lawsuit filed against the BIS.

If the complaint is admitted, all hell is guaranteed
to break loose.

Nobody expects that Howe will succeed with his
complaint.

To Martin Siegel, editor of the financial newsletter
"Gold Market," there is absolutely no doubt that the
price of gold is being manipulated. Yet he does not
think the complaint stands any chance at all. "Who
is going to testify against whom, here?" he asks
rhetorically.

But if the complaint is admitted by the presiding
judge, which is still far from certain, it will
undoubtedly create a huge hullabaloo. For then the
individually named defendants, Alan Greenspan and
Larry Summers, Clinton's secretary of the treasury,
will be compelled to testify under oath.

In 1999 a total of 3,080 tons of mined (2,576 tons)
and recycled (484 tons) gold had to satisfy
industrial demand of 3,722 tons. There is no
question that the gold price would explode if the
central banks were to end their gold sales.

Yet not all experts believe in the conspiracy
theory. The London consulting firm, Gold Fields
Mineral Services Inc., described the theory to Der
Spiegel Online as "off the wall" and accused Howe of
statistical misinterpretation. Gold experts who wish
to remain anonymous described the complaint as
nothing more than a figment of Howe's imagination,
and allude to allegations that GATA is a front for
South African gold producers.

Klemenz Huser, the head of the Department for
International Securities Research, ZKB, understands
the frustration of the producers and their
investors, but does not believe that the gold price
is being manipulated. "Gold is simply out. The rate
of inflation has been retreating since 1990, and if
anyone hedges against inflation today, then they do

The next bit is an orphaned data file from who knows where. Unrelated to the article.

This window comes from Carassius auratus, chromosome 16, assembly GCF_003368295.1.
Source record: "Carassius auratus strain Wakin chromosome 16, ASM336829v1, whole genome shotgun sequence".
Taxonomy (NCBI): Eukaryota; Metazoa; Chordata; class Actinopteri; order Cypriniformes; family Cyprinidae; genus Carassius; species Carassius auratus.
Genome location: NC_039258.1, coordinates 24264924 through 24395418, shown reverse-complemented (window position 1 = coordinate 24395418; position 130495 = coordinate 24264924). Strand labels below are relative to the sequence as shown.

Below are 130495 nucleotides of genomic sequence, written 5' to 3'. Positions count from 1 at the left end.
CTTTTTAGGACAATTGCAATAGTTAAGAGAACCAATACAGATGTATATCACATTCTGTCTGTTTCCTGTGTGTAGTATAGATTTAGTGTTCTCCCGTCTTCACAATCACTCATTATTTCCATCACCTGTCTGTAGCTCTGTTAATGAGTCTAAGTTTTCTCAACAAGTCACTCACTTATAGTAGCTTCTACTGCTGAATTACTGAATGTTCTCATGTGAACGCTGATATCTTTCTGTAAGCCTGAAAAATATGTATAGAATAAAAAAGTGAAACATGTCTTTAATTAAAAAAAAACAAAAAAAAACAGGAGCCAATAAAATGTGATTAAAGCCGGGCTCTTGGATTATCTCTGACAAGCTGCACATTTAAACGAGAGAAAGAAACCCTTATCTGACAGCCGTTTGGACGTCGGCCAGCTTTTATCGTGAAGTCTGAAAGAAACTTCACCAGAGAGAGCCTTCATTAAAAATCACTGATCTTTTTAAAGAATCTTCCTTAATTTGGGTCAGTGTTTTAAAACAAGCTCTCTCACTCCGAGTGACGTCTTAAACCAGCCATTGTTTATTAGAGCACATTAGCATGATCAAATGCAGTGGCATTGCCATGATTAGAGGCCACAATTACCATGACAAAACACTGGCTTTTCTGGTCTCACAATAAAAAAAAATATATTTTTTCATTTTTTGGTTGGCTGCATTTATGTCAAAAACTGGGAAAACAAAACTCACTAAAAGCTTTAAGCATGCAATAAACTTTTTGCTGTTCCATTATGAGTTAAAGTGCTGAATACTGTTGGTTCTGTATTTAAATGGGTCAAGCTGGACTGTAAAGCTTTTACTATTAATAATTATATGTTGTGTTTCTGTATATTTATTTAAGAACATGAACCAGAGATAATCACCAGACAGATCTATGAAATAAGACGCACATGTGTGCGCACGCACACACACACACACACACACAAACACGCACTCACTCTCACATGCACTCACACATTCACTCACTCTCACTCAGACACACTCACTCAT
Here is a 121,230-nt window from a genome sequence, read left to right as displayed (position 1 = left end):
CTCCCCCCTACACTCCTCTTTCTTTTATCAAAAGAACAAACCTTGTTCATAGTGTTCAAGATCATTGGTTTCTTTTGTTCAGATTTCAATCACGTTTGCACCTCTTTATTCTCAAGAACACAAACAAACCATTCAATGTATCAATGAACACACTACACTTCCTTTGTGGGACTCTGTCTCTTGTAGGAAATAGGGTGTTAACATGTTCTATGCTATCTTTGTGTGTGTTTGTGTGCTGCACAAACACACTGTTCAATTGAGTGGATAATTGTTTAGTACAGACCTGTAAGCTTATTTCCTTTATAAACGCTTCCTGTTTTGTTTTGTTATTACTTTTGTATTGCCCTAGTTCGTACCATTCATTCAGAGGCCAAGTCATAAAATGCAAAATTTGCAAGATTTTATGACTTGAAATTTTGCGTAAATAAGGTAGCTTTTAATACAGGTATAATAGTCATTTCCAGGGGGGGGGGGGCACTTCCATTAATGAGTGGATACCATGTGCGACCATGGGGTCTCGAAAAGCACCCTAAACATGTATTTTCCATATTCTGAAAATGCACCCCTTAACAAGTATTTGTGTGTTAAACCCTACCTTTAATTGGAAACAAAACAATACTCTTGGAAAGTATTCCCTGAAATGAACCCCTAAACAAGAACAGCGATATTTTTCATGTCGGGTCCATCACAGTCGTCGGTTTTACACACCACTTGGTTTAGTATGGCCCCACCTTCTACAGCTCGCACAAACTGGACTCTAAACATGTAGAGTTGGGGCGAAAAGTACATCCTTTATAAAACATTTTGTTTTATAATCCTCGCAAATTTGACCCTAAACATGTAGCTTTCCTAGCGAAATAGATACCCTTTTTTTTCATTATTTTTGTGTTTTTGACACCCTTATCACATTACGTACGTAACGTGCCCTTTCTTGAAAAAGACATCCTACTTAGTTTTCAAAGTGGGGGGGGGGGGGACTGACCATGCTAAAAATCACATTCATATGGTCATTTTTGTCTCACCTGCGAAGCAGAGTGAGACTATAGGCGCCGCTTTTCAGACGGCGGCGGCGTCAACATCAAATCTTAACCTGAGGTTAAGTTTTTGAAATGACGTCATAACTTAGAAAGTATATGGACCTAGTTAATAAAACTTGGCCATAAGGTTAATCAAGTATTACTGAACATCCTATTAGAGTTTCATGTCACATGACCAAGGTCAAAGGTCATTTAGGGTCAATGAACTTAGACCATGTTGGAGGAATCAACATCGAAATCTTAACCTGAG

it with derivatives, and not with gold." To Huser,
the introduction of the euro was bad for gold as
well, because it allowed the central banks to dump
gold, which used to serve as support for their
currencies, by the truckload.

On top of that, South American countries, which used
to try and stabilize their currencies with gold
reserves, nowadays simply seek refuge in the dollar.
According to gold market specialist Bruno Bandulet,
even some gold producers are responsible for the
deterioration in the gold price, since they have
massively worked against their own product by
selling gold forward. According to Bandulet, the
Canadian producer Barrick Gold has already sold its
entire production for the next six years.

The situation of investors is unclear.

The fact that central banks take advantage of every
small rally to dump gold is undisputed, but also
understandable. After all this time there are still
an estimated 30,000 tons of gold in their vaults,
which produce zero income unless they are loaned
out. The focal issue is whether these gold sales and
loans constitute premeditated, concerted actions.
This supposedly violates antitrust laws and the
Sherman Act, which expressly prohibits price-fixing
in international trade.

For investors, there remains the question whether to
invest in gold or not. Martin Siegel believes that
the central banks' gold sales will one day stop. On
the one hand, of the 30,000 tons, 10,000 are said to
have been loaned out already. On the other hand,
central banks of a number of countries are expected
to keep their gold reserves. While some predict a
gold explosion already this spring, Siegel thinks it
could happen in two or three years. He suggests
speculators and gamblers should look at long-term
options on gold mines. There are gold options that
run to the year 2003 that are currently priced quite
low.